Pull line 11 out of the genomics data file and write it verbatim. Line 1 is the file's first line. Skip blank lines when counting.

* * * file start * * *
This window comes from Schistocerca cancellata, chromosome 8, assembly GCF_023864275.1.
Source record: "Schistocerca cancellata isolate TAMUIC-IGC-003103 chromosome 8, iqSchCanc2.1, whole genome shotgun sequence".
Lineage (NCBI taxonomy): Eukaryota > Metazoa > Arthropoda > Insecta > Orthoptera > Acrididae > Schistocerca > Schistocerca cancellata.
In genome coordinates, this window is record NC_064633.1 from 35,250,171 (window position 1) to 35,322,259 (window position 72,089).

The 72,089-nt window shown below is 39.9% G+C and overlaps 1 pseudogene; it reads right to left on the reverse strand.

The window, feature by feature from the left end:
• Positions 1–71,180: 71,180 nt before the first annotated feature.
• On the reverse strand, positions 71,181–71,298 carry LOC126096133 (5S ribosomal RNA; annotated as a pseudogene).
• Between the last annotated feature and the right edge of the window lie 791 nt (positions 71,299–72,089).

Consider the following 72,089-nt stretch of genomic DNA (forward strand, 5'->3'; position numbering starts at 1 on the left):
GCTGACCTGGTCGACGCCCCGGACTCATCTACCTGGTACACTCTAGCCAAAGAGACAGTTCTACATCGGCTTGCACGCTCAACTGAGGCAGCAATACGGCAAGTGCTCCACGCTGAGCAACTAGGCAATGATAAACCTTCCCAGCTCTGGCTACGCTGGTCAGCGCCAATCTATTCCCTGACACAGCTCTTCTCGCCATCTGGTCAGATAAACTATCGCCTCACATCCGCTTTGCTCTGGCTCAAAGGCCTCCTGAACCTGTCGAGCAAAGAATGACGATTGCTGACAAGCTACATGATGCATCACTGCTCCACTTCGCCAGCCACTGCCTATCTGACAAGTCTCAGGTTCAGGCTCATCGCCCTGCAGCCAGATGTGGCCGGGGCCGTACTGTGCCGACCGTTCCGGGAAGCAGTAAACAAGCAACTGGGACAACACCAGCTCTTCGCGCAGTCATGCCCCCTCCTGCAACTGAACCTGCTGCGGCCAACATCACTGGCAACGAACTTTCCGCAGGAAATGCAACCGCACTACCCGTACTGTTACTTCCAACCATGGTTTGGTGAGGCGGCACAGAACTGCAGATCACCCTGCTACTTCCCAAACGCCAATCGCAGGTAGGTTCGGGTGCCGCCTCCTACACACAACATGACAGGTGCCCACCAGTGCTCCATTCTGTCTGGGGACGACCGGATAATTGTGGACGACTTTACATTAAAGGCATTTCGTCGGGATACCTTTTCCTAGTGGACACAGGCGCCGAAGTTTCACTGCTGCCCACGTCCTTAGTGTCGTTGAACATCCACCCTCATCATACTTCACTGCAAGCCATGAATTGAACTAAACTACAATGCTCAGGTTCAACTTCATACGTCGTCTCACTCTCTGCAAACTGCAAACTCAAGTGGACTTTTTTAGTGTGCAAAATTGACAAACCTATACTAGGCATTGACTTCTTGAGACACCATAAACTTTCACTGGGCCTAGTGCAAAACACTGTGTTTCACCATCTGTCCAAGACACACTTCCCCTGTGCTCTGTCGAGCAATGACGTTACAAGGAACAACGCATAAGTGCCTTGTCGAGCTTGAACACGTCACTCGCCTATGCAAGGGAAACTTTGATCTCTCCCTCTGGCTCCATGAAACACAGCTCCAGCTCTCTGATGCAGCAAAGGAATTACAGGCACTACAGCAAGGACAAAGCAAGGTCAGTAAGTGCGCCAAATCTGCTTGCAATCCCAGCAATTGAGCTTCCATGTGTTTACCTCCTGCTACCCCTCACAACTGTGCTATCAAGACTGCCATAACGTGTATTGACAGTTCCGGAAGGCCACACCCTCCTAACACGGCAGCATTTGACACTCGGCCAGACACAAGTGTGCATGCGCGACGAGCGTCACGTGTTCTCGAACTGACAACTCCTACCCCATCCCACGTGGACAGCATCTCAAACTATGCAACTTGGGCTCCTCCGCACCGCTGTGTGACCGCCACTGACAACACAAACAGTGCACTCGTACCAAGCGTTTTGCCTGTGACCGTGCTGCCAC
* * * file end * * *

GCTGACCTGGTCGACGCCCCGGACTCATCTACCTGGTACACTCTAGCCAAAGAGACAGTTCTACATCGGCTTGCACGCTCAACTGAGGCAGCAATACGGCAAGTGCTCCACGCTGAGCAACTAGGCAATGATAAACCTTCCCAGCTCTGGCTACGCTGGTCAGCGCCAATCTATTCCCTGACACAGCTCTTCTCGCCATCTGGTCAGATAAACTATCGCCTCACATCCGCTTTGCTCTGGCTCAAAGGCCTCCTGAACCTGTCGAGCAAAGAATGACGATTGCTGACAAGCTACATGATGCATCACTGCTCCACTTCGCCAGCCACTGCCTATCTGACAAGTCTCAGGTTCAGGCTCATCGCCCTGCAGCCAGATGTGGCCGGGGCCGTACTGTGCCGACCGTTCCGGGAAGCAGTAAACAAGCAACTGGGACAACACCAGCTCTTCGCGCAGTCATGCCCCCTCCTGCAACTGAACCTGCTGCGGCCAACATCACTGGCAACGAACTTTCCGCAGGAAATGCAACCGCACTACCCGTACTGTTACTTCCAACCATGGTTTGGTGAGGCGGCACAGAACTGCAGATCACCCTGCTACTTCCCAAACGCCAATCGCAGGTAGGTTCGGGTGCCGCCTCCTACACACAACATGACAGGTGCCCACCAGTGCTCCATTCTGTCTGGGGACGACCGGATAATTGTGGACGACTTTACATTAAAGGCATTTCGTCGGGATACCTTTTCCTAGTGGACACAGGCGCCGAAGTTTCACTGCTGCCCACGTCCTTAGTGTCGTTGAACATCCACCCTCATCATACTTCACTGCAAGCCATGAATTGAACTAAACTACAATGCTCAGGTTCAACTTCATACGTCGTCTCACTCTCTGCAAACTGCAAACTCAAGTGGACTTTTTTAGTGTGCAAAATTGACAAACCTATACTAGGCATTGACTTCTTGAGACACCATAAACTTTCACTGGGCCTAGTGCAAAACACTGTGTTTCACCATCTGTCCAAGACACACTTCCCCTGTGCTCTGTCGAGCAATGACGTTACAAGGAACAACGCATAAGTGCCTTGTCGAGCTTGAACACGTCACTCGCCTATGCAAGGGAAACTTTGATCTCTCCCTCTGGCTCCATGAAACACAGCTCCAGCTCTCTGATGCAGCAAAGGAATTACAGGCACTACAGCAAGGACAAAGCAAGGTCAGTAAGTGCGCCAAATCTGCTTGCAATCCCAGCAATTGAGCTTCCATGTGTTTACCTCCTGCTACCCCTCACAACTGTGCTATCAAGACTGCCATAACGTGTATTGACAGTTCCGGAAGGCCACACCCTCCTAACACGGCAGCATTTGACACTCGGCCAGACACAAGTGTGCATGCGCGACGAGCGTCACGTGTTCTCGAACTGACAACTCCTACCCCATCCCACGTGGACAGCATCTCAAACTATGCAACTTGGGCTCCTCCGCACCGCTGTGTGACCGCCACTGACAACACAAACAGTGCACTCGTACCAAGCGTTTTGCCTGTGACCGTGCTGCCAC